He's not quite where he should be yet, but it's going to take a little while longer to erase that poor April. Nevertheless, we're starting to see evidence that LaRoche is still the player the Sox thought they were getting when they signed him to a two-year contract this past offseason.

Sox fans would do well to get over their obsession with Dunn and his failures and judge LaRoche on his own merits.

Tuesday, June 9, 2015

Chris Sale latest dominant outing puts him in elite company

The White Sox didn't exactly tear it up offensively on Monday night, managing just three runs on four hits against the Houston Astros.

Fortunately for the South Siders, it was Chris Sale's night to pitch, and three runs were more than enough.

Sale (6-2) struck out 14, walked just one and allowed but five hits in eight innings of one-run ball as the Sox defeated the Astros, 3-1. The left-hander has struck out 49 and walked but four in 30.2 innings over his last four starts.

Here's the fun fact about this recent Sale hot streak: He has struck out 12 or more batters in each of his last three outings, while allowing one run or less in all three.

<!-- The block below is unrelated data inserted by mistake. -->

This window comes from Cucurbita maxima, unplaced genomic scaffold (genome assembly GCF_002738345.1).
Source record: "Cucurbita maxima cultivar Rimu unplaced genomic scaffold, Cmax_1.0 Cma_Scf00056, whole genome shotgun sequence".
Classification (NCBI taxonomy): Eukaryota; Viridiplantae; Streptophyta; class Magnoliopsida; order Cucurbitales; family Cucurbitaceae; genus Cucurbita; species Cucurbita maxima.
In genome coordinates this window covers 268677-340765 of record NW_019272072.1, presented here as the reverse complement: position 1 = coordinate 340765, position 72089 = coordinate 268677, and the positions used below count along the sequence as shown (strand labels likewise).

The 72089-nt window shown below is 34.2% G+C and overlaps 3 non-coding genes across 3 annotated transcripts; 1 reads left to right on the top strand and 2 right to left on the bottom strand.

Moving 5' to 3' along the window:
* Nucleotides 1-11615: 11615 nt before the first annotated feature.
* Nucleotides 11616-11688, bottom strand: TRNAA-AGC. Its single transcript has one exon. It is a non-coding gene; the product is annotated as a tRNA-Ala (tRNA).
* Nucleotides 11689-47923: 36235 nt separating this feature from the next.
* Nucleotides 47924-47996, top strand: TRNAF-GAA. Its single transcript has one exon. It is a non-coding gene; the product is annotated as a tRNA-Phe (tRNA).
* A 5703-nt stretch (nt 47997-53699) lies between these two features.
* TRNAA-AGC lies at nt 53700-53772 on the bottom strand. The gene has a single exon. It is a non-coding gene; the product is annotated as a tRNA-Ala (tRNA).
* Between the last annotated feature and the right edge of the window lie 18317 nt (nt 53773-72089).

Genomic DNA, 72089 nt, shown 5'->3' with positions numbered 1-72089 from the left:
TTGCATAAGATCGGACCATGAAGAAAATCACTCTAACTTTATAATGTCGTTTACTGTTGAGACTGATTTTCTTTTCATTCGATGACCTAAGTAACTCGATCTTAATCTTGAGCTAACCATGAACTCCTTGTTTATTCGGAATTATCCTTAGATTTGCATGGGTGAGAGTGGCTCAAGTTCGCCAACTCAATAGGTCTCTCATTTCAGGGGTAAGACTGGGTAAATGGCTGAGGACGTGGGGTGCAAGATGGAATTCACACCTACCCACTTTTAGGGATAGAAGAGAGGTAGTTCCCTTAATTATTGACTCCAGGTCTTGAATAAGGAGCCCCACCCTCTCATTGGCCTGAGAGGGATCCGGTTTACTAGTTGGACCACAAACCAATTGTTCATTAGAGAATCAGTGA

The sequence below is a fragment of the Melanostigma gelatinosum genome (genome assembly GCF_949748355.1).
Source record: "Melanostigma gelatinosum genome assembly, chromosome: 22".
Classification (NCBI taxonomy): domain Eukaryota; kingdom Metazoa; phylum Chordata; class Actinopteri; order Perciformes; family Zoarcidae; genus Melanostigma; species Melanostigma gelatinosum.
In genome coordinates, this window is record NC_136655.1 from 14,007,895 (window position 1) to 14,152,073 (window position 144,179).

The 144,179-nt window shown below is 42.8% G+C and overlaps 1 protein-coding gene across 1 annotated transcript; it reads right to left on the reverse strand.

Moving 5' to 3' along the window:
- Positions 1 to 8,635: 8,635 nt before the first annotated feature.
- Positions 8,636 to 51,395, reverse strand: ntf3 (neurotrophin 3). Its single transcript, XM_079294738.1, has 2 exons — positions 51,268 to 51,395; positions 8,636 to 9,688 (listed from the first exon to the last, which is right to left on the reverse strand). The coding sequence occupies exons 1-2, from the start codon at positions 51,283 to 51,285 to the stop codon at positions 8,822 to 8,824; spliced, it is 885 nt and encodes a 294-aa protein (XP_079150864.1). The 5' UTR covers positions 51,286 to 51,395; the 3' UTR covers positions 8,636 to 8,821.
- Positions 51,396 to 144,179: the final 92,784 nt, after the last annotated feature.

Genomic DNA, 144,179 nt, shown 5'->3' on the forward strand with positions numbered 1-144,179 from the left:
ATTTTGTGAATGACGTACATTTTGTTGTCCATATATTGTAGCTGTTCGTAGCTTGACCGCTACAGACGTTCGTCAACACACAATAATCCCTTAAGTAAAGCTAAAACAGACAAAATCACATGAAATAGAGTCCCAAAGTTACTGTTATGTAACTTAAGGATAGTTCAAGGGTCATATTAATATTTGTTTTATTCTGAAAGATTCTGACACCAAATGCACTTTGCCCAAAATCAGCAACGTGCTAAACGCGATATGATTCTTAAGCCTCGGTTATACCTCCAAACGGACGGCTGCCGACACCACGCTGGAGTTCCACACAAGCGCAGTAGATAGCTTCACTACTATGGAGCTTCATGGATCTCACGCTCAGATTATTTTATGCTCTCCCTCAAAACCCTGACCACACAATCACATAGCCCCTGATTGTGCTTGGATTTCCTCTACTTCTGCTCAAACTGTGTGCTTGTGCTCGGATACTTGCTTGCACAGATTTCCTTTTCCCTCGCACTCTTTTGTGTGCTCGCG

This is a feat that has been accomplished only one other time in baseball since 1900. Sandy Koufax did it his last three starts of the 1965 season.

Yeah, that's pretty good company for Sale.

MLB Draft: White Sox take Carson Fulmer with eighth overall pick

The White Sox on Monday selected right-hander Carson Fulmer with the eighth overall pick in the 2015 MLB Draft.

Fulmer is the staff ace at Vanderbilt, which won the 2014 College World Series and is headed back to Omaha after defeating Illinois in the super regional in Champaign this week. Fulmer was the winning pitcher in Vanderbilt's 13-0 win on Saturday.

For the season, Fulmer is 13-2 with a 1.82 ERA in 17 starts. He has fanned 152 hitters in 114 innings. Fulmer's fastball sits at 93-96 miles per hour, and his breaking ball is his strikeout pitch. Some scouts consider him to be the best pitcher in the college game this year, but there are question marks about his unorthodox delivery and frame.

Fulmer is 6 feet, 195 pounds. He doesn't fit the 6-foot-4 prototype that scouts drool over these days, so expect to hear questions about his durability. Some believe he projects as a relief pitcher for just that reason.

Of course, White Sox fans have heard that one before. Many scouts pegged Chris Sale as a relief pitcher because of his relatively slight frame and unorthodox delivery. The Sox, of course, made him a starter and have gotten three and a half years of excellent work from Sale in their rotation.

We'll see what the future holds for Fulmer. It might take a little while for the Sox to get him signed. They can't negotiate with him until the College World Series ends, and Vanderbilt might be playing in that all the way to the end.